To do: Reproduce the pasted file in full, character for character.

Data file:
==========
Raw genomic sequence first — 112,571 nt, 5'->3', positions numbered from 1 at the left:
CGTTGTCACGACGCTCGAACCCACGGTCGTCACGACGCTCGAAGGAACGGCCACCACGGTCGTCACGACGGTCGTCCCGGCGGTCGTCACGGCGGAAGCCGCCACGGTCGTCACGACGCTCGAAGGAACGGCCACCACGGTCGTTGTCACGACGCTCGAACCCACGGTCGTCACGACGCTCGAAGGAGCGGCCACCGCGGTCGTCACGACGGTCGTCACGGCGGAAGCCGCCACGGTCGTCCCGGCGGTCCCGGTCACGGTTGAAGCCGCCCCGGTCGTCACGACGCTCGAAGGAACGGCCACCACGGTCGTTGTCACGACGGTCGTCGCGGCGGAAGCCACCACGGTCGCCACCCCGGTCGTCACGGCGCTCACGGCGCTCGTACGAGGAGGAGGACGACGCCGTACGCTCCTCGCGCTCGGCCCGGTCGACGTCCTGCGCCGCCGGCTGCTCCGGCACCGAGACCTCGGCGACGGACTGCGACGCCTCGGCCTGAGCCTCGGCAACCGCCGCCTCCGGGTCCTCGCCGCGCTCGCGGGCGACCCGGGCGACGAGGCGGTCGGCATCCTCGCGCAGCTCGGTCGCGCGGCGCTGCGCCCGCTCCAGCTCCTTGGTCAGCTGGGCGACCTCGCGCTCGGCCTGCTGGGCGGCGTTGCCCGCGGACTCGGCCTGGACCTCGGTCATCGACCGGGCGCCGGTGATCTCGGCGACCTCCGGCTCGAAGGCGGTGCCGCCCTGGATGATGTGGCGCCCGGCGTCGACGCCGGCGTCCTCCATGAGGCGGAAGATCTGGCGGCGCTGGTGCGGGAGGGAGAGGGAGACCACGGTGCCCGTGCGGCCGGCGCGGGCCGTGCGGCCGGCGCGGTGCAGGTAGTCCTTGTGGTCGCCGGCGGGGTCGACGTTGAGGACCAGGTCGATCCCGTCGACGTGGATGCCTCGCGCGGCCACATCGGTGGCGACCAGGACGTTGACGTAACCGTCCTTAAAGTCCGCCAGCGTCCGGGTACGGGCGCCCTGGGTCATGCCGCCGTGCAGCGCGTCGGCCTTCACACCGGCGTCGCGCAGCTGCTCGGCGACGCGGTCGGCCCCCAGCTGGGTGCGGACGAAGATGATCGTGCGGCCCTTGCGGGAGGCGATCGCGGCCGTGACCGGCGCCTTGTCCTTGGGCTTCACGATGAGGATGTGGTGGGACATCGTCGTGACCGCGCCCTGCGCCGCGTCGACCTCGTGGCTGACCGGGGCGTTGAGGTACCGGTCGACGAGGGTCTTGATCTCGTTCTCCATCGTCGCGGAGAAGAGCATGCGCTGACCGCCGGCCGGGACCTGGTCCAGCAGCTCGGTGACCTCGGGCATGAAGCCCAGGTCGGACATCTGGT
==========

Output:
Raw genomic sequence first — 112,571 nt, 5'->3', positions numbered from 1 at the left:
CGTTGTCACGACGCTCGAACCCACGGTCGTCACGACGCTCGAAGGAACGGCCACCACGGTCGTCACGACGGTCGTCCCGGCGGTCGTCACGGCGGAAGCCGCCACGGTCGTCACGACGCTCGAAGGAACGGCCACCACGGTCGTTGTCACGACGCTCGAACCCACGGTCGTCACGACGCTCGAAGGAGCGGCCACCGCGGTCGTCACGACGGTCGTCACGGCGGAAGCCGCCACGGTCGTCCCGGCGGTCCCGGTCACGGTTGAAGCCGCCCCGGTCGTCACGACGCTCGAAGGAACGGCCACCACGGTCGTTGTCACGACGGTCGTCGCGGCGGAAGCCACCACGGTCGCCACCCCGGTCGTCACGGCGCTCACGGCGCTCGTACGAGGAGGAGGACGACGCCGTACGCTCCTCGCGCTCGGCCCGGTCGACGTCCTGCGCCGCCGGCTGCTCCGGCACCGAGACCTCGGCGACGGACTGCGACGCCTCGGCCTGAGCCTCGGCAACCGCCGCCTCCGGGTCCTCGCCGCGCTCGCGGGCGACCCGGGCGACGAGGCGGTCGGCATCCTCGCGCAGCTCGGTCGCGCGGCGCTGCGCCCGCTCCAGCTCCTTGGTCAGCTGGGCGACCTCGCGCTCGGCCTGCTGGGCGGCGTTGCCCGCGGACTCGGCCTGGACCTCGGTCATCGACCGGGCGCCGGTGATCTCGGCGACCTCCGGCTCGAAGGCGGTGCCGCCCTGGATGATGTGGCGCCCGGCGTCGACGCCGGCGTCCTCCATGAGGCGGAAGATCTGGCGGCGCTGGTGCGGGAGGGAGAGGGAGACCACGGTGCCCGTGCGGCCGGCGCGGGCCGTGCGGCCGGCGCGGTGCAGGTAGTCCTTGTGGTCGCCGGCGGGGTCGACGTTGAGGACCAGGTCGATCCCGTCGACGTGGATGCCTCGCGCGGCCACATCGGTGGCGACCAGGACGTTGACGTAACCGTCCTTAAAGTCCGCCAGCGTCCGGGTACGGGCGCCCTGGGTCATGCCGCCGTGCAGCGCGTCGGCCTTCACACCGGCGTCGCGCAGCTGCTCGGCGACGCGGTCGGCCCCCAGCTGGGTGCGGACGAAGATGATCGTGCGGCCCTTGCGGGAGGCGATCGCGGCCGTGACCGGCGCCTTGTCCTTGGGCTTCACGATGAGGATGTGGTGGGACATCGTCGTGACCGCGCCCTGCGCCGCGTCGACCTCGTGGCTGACCGGGGCGTTGAGGTACCGGTCGACGAGGGTCTTGATCTCGTTCTCCATCGTCGCGGAGAAGAGCATGCGCTGACCGCCGGCCGGGACCTGGTCCAGCAGCTCGGTGACCTCGGGCATGAAGCCCAGGTCGGACATCTGGT